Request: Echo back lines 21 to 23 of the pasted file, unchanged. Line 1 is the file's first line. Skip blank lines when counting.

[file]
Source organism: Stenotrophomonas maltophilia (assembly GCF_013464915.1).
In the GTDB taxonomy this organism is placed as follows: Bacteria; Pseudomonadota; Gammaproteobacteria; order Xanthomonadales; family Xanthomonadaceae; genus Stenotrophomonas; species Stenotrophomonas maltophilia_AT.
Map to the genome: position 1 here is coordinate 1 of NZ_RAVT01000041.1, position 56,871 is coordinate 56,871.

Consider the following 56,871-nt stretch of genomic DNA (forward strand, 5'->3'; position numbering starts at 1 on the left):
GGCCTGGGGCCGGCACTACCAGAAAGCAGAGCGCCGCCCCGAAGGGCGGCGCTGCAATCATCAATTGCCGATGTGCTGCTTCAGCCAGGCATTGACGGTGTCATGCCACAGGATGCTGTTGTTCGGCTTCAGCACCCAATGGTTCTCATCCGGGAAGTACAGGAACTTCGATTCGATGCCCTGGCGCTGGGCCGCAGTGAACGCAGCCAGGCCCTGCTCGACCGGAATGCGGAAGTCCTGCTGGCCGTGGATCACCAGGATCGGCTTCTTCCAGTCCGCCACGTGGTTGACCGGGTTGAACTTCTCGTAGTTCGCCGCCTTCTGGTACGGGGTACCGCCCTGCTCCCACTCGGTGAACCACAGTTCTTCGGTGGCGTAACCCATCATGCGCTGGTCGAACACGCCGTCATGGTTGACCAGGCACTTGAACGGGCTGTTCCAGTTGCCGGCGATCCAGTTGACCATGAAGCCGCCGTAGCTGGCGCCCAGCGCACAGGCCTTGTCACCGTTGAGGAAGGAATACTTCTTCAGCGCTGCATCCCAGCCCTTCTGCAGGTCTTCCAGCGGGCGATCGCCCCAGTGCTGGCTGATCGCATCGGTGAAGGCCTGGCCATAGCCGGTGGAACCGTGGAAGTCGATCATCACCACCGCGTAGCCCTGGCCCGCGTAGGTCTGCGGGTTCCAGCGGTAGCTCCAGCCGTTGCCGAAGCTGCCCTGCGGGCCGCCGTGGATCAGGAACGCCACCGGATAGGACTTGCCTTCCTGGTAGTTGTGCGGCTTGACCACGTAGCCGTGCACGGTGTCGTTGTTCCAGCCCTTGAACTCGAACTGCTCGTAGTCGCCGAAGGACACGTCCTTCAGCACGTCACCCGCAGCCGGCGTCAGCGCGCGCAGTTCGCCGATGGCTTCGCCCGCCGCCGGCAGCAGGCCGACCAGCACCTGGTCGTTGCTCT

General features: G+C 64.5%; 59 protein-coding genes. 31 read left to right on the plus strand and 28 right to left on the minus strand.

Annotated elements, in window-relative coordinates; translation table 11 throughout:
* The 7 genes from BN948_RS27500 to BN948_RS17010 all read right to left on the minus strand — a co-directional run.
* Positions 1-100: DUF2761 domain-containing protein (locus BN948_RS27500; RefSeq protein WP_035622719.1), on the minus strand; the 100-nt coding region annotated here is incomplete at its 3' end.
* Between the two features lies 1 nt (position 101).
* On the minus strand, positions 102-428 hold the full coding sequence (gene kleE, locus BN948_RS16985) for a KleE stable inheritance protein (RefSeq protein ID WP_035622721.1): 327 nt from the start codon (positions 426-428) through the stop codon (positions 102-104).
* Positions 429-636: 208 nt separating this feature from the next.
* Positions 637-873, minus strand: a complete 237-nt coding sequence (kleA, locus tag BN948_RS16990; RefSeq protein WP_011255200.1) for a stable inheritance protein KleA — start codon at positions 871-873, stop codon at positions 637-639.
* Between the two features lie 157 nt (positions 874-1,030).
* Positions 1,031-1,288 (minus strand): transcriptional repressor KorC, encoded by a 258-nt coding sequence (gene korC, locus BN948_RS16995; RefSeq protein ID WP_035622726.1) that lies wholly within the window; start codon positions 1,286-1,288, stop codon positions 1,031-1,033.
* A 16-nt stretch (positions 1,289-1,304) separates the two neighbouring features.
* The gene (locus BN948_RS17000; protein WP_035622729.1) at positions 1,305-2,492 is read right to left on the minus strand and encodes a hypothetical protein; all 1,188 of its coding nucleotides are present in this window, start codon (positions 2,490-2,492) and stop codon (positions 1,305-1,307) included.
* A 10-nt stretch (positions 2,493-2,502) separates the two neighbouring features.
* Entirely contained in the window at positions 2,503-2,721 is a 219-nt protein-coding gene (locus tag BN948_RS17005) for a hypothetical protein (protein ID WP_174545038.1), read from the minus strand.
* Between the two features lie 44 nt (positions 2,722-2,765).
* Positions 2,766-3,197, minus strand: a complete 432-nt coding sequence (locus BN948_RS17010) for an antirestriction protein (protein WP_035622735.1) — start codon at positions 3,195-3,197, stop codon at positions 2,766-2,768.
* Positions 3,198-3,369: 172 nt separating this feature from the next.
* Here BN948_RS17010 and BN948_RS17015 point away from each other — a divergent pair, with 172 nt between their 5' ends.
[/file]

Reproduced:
* Positions 2,766-3,197, minus strand: a complete 432-nt coding sequence (locus BN948_RS17010) for an antirestriction protein (protein WP_035622735.1) — start codon at positions 3,195-3,197, stop codon at positions 2,766-2,768.
* Positions 3,198-3,369: 172 nt separating this feature from the next.
* Here BN948_RS17010 and BN948_RS17015 point away from each other — a divergent pair, with 172 nt between their 5' ends.